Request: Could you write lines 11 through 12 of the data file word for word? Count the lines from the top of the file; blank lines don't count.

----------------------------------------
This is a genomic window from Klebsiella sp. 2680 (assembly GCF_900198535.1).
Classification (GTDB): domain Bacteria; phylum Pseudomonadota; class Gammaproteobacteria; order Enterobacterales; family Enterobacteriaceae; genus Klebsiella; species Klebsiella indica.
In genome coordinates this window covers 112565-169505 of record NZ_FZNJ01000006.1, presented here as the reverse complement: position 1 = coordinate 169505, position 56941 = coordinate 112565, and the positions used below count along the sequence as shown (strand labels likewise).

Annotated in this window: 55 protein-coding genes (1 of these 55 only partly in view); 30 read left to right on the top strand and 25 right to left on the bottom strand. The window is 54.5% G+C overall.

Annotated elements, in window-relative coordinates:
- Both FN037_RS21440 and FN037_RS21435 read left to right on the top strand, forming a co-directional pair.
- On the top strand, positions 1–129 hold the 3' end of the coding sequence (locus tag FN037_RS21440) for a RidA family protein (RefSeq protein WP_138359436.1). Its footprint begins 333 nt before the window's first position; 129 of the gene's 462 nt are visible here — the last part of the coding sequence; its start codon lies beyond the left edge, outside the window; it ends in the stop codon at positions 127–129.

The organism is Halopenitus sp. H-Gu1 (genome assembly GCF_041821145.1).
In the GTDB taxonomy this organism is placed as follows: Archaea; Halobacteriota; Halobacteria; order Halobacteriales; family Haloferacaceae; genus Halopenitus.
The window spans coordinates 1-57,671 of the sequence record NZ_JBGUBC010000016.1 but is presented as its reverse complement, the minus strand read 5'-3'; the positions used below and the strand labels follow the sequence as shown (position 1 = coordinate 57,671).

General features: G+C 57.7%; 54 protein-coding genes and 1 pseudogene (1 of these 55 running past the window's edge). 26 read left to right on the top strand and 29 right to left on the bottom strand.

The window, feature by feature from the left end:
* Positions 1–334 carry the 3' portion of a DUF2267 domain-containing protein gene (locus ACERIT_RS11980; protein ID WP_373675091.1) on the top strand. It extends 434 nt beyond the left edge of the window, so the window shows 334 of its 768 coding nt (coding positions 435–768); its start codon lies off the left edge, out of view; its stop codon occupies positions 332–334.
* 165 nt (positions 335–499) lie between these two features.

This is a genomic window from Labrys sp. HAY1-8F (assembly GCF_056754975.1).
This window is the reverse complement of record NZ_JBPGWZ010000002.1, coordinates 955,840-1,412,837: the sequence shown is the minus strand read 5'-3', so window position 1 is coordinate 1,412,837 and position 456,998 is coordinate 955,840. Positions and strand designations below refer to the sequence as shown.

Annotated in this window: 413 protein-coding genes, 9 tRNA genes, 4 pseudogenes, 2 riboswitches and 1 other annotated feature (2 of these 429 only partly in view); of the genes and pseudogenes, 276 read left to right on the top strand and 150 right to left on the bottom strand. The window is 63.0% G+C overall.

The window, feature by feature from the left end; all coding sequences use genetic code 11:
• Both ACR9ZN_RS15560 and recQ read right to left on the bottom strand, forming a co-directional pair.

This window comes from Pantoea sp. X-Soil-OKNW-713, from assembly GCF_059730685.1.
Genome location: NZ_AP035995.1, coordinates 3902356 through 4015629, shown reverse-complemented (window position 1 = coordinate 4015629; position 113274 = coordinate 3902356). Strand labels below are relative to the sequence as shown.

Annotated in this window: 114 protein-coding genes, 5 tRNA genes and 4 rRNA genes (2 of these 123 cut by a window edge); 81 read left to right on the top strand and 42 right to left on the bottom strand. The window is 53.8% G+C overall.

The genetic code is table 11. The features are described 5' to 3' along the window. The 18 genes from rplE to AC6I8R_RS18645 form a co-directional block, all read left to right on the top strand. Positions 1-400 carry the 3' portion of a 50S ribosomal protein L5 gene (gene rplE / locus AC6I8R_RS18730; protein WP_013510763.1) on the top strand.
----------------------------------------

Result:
General features: G+C 57.7%; 54 protein-coding genes and 1 pseudogene (1 of these 55 running past the window's edge). 26 read left to right on the top strand and 29 right to left on the bottom strand.

The window, feature by feature from the left end: